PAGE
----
Ethics panel asks for details of past harassment cases against serving lawmakers

Ethics panel asks for details of past harassment cases against serving lawmakers
© Greg Nash

The House Ethics Committee is asking the office tasked with handling workplace complaints on Capitol Hill to turn over records about allegations against current lawmakers and staff.

In a letter from Chairwoman Susan BrooksSusan Wiant BrooksPress shuts out lawmakers to win congressional softball game Indiana shooting ‘hero’ released from hospital Senate harassment bill runs into opposition from House MORE (R-Ind.) and the panel’s ranking Democrat, Rep. Ted DeutchTheodore (Ted) Eliot DeutchGOP congressional candidate tells Parkland father to stop 'exploiting' his daughter's death Senate harassment bill runs into opposition from House House Dems want to hire Parkland students for the summer MORE (Fla.), on Friday, the Ethics Committee requested “all records in the possession of the Office of Compliance related to any claims of sexual harassment, discrimination, retaliation or any other employment practice” involving current lawmakers and House employees.

The letter noted that the Congressional Accountability Act, which establishes Capitol Hill’s workplace policies, “expressly provides” that the Office of Compliance provide the House and Senate Ethics committees with access to records of its hearings and decisions.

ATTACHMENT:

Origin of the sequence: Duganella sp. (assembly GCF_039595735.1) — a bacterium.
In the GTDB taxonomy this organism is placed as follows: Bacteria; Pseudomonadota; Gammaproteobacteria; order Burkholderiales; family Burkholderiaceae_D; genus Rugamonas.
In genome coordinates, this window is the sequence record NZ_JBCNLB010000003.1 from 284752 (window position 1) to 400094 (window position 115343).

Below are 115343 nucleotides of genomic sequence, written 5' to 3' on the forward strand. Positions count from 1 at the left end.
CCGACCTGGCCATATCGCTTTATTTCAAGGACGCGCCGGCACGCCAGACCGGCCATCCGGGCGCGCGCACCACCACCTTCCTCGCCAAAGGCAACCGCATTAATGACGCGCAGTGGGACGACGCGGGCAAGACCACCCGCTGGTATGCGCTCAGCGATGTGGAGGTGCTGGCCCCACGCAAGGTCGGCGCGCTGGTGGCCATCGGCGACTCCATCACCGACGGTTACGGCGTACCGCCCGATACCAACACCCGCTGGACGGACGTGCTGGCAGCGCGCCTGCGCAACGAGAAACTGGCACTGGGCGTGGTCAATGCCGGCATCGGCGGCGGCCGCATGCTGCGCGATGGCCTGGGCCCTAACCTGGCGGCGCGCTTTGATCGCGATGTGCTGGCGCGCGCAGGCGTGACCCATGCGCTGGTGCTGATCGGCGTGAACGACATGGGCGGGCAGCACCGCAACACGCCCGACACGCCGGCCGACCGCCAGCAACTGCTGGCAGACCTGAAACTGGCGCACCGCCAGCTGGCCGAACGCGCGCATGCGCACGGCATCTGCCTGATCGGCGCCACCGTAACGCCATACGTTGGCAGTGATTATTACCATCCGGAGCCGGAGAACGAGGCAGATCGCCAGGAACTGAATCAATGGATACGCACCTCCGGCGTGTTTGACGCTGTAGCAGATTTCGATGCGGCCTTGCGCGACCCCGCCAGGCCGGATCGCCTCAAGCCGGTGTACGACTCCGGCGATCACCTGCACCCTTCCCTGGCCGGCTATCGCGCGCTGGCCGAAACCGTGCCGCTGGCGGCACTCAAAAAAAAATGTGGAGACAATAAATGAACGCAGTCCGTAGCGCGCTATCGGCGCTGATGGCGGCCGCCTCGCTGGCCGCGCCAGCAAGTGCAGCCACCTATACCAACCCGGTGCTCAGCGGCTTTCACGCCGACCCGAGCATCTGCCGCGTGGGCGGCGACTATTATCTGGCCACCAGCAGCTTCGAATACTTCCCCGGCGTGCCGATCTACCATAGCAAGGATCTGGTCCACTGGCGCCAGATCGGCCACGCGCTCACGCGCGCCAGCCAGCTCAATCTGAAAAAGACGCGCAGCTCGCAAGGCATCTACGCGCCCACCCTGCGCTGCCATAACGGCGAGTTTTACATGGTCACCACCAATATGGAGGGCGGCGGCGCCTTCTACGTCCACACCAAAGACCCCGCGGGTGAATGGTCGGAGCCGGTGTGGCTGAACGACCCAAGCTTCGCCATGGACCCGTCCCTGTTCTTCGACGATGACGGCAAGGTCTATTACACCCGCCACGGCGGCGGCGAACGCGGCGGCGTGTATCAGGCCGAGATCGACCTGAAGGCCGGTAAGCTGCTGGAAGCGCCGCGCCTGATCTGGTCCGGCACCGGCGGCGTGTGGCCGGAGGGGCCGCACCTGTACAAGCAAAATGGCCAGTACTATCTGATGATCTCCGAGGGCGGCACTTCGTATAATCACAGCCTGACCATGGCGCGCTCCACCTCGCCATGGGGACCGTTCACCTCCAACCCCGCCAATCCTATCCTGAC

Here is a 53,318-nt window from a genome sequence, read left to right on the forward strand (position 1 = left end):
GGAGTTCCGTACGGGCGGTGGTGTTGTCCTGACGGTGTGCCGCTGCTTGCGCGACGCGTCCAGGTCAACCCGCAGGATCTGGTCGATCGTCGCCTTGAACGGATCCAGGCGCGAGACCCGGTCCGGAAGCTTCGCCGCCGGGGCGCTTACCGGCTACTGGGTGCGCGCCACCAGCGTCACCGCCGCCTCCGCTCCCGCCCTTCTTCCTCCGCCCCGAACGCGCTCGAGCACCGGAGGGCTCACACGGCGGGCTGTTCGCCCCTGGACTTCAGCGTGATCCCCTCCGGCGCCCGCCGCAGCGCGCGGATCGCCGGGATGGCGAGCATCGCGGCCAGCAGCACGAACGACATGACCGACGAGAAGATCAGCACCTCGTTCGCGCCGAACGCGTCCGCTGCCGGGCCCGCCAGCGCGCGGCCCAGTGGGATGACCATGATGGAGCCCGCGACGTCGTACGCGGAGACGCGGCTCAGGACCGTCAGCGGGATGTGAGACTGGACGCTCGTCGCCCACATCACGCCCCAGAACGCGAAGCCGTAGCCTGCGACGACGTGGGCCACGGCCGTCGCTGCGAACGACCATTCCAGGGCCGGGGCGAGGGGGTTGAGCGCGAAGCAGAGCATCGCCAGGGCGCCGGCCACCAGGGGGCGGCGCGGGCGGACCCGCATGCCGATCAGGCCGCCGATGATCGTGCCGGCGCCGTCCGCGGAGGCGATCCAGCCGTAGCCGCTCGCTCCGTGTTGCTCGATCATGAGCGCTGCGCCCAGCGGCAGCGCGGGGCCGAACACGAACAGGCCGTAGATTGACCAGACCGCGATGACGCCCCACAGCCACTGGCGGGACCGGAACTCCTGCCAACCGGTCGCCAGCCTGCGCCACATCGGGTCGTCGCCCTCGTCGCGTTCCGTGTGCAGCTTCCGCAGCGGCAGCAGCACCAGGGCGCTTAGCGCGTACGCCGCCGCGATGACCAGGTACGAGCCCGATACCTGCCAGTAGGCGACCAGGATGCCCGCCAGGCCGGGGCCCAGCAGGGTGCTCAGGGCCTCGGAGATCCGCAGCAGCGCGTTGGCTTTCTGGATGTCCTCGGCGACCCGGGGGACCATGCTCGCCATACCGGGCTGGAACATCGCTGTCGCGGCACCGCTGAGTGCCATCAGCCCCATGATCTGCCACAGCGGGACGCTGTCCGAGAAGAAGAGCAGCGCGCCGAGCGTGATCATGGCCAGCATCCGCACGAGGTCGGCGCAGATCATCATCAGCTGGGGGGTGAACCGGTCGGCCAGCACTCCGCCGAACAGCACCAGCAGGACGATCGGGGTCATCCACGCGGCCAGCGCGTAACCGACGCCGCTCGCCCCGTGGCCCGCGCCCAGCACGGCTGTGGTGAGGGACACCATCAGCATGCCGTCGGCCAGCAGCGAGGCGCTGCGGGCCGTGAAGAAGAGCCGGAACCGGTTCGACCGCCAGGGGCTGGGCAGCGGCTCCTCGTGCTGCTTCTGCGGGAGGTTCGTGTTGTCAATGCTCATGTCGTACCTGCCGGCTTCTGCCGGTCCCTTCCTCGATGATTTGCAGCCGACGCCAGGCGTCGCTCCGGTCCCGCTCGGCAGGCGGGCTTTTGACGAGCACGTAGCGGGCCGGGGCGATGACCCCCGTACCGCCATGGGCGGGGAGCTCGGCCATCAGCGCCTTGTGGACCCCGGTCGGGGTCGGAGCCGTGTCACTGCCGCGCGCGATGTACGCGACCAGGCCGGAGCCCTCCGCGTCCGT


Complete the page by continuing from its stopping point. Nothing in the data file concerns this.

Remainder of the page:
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The Office of Compliance recently released data showing that more than $17 million in taxpayer dollars has been paid out in settlements involving Capitol Hill employees. That total includes allegations of sexual harassment, racial discrimination and other workplace violations.

House Administration Committee Chairman Gregg HarperGregory (Gregg) Livingston HarperLawmakers press Apple, Google on data collection Senate harassment bill runs into opposition from House GOP lawmaker calls on US Olympic Committee chief to resign MORE (R-Miss.) told Republicans at a conference meeting Friday that he will provide more detailed information about taxpayer money paid in settlements regarding sexual harassment claims, according to lawmakers in the room.

The House Ethics Committee is already investigating sexual harassment allegations against Rep. John ConyersJohn James ConyersPortland activist stages ‘reparations happy hour’ Conyers III won't appear on primary ballot in race to replace his father Conyers's son in danger of missing ballot in Michigan MORE Jr. (D-Mich.). BuzzFeed reported that Conyers had agreed to settle a wrongful dismissal claim from a former female staffer who alleged she was fired because she resisted his sexual advances.

The staffer was paid more than $27,000 out of Conyers's office budget in the form of severance payments.